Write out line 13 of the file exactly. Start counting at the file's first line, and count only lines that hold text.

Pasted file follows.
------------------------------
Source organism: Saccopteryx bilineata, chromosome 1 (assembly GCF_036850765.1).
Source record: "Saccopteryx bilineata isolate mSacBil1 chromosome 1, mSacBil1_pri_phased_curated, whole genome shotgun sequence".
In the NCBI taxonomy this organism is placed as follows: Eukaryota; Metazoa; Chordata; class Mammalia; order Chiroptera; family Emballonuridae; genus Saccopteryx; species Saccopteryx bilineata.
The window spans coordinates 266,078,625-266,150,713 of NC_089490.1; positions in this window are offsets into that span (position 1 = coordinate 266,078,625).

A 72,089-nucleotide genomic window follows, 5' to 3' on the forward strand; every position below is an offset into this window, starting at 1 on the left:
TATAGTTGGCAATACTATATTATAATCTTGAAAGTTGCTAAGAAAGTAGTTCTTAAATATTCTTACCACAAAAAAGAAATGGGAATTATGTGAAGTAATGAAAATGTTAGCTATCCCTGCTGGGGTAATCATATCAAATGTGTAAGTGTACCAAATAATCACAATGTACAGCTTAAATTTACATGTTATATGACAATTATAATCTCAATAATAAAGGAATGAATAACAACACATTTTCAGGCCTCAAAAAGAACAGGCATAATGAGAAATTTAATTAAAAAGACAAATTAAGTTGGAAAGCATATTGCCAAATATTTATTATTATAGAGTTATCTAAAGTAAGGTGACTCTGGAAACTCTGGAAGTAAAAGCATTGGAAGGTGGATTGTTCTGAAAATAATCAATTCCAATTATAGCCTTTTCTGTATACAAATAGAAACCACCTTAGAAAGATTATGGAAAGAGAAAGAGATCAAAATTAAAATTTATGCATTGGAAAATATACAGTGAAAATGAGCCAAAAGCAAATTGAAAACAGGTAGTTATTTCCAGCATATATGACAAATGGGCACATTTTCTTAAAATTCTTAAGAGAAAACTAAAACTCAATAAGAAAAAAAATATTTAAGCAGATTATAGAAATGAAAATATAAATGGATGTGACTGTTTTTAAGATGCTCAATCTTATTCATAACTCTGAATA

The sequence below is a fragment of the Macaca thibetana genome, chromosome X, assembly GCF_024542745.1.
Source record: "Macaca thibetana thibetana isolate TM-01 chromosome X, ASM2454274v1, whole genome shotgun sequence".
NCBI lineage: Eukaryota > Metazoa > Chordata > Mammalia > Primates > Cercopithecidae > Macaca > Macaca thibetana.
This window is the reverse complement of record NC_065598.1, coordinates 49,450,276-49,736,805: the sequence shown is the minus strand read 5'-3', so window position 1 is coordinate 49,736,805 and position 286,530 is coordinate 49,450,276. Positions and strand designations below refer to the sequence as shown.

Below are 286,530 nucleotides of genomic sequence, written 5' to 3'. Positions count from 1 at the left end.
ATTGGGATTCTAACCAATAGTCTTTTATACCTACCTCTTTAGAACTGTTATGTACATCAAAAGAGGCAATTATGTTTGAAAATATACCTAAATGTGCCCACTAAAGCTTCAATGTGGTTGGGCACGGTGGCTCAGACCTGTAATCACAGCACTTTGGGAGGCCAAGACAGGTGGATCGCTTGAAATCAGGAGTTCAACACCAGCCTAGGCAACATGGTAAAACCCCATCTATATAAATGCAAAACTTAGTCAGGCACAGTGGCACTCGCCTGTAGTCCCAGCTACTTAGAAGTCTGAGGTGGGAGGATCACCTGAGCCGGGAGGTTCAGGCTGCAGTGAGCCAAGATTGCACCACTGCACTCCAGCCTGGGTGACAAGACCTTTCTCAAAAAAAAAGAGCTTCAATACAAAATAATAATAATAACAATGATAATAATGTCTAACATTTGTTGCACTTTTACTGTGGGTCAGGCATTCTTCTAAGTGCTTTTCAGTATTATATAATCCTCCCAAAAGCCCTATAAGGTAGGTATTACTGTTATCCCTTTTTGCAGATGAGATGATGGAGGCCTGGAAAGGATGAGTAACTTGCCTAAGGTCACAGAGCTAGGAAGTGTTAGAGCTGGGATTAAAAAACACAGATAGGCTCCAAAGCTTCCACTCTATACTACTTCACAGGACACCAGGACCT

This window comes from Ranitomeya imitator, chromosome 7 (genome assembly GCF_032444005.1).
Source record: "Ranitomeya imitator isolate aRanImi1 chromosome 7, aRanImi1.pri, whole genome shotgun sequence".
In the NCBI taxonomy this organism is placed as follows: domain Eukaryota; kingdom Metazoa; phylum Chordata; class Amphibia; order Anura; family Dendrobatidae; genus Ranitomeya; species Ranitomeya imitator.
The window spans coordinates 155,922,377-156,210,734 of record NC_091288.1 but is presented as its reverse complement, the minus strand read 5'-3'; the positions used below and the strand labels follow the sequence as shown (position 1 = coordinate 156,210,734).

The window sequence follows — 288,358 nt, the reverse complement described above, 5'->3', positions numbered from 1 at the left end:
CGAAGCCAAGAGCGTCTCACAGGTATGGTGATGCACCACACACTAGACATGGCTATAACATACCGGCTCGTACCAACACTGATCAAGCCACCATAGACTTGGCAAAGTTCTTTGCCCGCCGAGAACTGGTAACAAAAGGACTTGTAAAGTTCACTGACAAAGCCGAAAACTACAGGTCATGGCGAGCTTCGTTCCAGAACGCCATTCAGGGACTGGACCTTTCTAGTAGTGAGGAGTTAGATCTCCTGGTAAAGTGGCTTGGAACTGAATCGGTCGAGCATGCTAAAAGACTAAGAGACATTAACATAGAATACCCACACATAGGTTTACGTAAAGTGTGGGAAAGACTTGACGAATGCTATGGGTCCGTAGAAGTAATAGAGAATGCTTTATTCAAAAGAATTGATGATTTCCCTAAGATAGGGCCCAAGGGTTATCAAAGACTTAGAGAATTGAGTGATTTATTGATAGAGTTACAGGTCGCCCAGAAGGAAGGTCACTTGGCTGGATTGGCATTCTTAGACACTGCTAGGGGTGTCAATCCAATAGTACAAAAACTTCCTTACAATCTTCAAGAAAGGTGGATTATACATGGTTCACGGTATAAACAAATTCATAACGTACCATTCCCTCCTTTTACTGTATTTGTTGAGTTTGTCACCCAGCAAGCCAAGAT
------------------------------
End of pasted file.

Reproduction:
This window comes from Ranitomeya imitator, chromosome 7 (genome assembly GCF_032444005.1).